The second requirement under Rule 23(b)(3) is that class resolution must be superior to other available methods for the fair and efficient adjudication of the controversy. Because common issues predominate and the named plaintiffs are typical and adequate class representatives, as discussed above, the instant case meets this requirement. Requiring each class member to bring a separate action would be a waste of time and money. See Markham v. White, 171 F.R.D. 217, 224 (N.D.Ill. 1997). In addition, it is likely that many individual members would forfeit their claims if they could not pursue them as a class because of the expense and complexity of litigating a Monell claim against a municipality. See Portis, 2003 WL 22078279, at *2.

  Accordingly, Class I and Class III satisfy the requirements of Rule 23(b)(3). CONCLUSION

  For the reasons stated above, the court grants plaintiffs' motion for class certification with respect to Class III and certifies a class defined as: All persons arrested on suspicion of a felony without an arrest warrant and who were detained by the CPD in excess of 48 hours without a judicial probable cause hearing at any time from August 15, 1999, to the date of this order.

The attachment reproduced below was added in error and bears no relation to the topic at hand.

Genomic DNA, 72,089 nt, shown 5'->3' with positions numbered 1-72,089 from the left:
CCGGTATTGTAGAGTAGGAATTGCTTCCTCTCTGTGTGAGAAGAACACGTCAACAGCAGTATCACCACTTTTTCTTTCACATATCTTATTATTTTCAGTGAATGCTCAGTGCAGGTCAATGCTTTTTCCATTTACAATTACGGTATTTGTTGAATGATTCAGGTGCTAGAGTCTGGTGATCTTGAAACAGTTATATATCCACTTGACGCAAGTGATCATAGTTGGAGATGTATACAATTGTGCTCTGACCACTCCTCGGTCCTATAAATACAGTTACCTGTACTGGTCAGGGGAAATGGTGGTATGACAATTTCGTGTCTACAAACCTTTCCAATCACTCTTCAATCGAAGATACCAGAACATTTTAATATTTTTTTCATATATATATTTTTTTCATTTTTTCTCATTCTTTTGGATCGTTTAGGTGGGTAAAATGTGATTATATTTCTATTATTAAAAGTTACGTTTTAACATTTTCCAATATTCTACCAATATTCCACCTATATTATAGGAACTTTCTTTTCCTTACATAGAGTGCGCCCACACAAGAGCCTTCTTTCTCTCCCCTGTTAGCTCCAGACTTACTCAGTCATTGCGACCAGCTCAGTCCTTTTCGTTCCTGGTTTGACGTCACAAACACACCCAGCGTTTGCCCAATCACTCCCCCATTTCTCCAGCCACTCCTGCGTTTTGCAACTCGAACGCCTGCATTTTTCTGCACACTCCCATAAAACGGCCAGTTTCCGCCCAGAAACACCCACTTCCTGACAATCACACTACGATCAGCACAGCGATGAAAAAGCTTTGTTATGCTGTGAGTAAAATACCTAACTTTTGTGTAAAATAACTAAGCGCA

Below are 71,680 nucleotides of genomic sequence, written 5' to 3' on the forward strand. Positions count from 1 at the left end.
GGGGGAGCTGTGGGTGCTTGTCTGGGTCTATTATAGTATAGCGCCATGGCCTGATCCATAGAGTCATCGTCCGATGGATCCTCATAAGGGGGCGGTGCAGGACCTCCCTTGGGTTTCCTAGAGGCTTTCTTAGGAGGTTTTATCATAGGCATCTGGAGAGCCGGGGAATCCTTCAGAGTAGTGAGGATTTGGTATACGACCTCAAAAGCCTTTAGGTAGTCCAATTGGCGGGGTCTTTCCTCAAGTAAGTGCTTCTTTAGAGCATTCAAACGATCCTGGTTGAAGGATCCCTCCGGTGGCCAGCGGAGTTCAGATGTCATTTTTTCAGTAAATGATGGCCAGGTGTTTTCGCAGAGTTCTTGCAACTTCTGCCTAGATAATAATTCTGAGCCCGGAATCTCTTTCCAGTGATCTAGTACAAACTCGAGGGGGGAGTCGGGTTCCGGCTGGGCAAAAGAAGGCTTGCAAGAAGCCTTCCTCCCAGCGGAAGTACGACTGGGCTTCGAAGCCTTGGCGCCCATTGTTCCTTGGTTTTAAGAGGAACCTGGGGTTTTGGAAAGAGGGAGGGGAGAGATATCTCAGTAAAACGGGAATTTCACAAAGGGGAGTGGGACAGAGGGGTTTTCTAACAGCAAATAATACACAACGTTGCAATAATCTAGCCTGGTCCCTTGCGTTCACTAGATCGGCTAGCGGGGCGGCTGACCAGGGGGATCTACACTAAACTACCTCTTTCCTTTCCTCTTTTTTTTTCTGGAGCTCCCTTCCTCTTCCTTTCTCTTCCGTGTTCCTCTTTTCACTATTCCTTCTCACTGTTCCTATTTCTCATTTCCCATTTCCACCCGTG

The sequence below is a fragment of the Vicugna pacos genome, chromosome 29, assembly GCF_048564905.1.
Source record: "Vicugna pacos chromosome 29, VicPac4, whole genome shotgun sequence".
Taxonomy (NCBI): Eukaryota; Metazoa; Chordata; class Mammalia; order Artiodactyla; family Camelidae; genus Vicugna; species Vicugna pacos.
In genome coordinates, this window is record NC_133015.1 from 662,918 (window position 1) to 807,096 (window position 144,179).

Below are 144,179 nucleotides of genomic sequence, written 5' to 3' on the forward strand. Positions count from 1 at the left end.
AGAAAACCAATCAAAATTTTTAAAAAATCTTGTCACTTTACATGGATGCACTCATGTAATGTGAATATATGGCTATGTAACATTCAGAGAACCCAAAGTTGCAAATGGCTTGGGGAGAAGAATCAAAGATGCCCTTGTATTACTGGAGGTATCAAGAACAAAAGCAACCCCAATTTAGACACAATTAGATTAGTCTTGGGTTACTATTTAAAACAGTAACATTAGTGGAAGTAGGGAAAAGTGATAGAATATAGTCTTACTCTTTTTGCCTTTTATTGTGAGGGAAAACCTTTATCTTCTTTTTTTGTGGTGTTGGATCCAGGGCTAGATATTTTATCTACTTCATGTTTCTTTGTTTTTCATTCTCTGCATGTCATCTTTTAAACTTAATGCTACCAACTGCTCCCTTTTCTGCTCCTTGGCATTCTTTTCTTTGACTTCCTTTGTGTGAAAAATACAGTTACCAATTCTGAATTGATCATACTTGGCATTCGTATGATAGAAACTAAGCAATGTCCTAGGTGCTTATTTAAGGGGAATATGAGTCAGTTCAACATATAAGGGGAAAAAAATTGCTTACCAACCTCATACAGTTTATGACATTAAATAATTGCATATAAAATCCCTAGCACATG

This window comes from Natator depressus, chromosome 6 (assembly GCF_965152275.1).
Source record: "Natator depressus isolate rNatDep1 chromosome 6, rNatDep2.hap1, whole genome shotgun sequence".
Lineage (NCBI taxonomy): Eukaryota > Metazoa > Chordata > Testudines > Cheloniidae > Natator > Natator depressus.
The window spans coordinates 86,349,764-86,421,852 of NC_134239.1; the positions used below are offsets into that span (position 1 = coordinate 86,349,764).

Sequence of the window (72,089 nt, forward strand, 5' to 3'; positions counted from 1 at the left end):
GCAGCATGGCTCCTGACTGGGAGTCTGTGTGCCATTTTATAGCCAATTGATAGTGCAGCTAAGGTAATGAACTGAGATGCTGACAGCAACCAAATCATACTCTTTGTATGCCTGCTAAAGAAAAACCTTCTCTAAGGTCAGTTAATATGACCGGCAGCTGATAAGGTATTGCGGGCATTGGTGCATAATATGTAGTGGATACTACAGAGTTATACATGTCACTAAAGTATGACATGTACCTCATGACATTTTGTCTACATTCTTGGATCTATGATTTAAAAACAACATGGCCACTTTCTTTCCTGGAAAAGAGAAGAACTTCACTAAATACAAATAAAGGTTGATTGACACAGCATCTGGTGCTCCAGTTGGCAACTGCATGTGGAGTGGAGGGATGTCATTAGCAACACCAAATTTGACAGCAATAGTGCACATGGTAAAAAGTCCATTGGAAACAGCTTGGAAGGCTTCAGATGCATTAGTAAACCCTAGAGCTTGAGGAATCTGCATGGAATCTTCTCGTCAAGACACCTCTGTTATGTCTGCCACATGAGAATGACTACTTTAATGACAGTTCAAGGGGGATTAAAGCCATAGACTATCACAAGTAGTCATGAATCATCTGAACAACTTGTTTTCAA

The court certifies Class II by agreement, defined as: All persons held in a CPD lock-up or detective division facility between the hours of 10 p.m. and 6 a.m. at any time from October 12, 2002, to the date of this order.

  The court denies plaintiffs' motion as to Class I.

  This matter is set for a status hearing on October 18, 2005, at 9:30 a.m. at which time: (a) plaintiffs' counsel shall inform the court whether they wish to file an amended complaint naming a qualified representative for Class I; and (b) the parties shall discuss notifying the members of Classes II and III of the pendency of this action.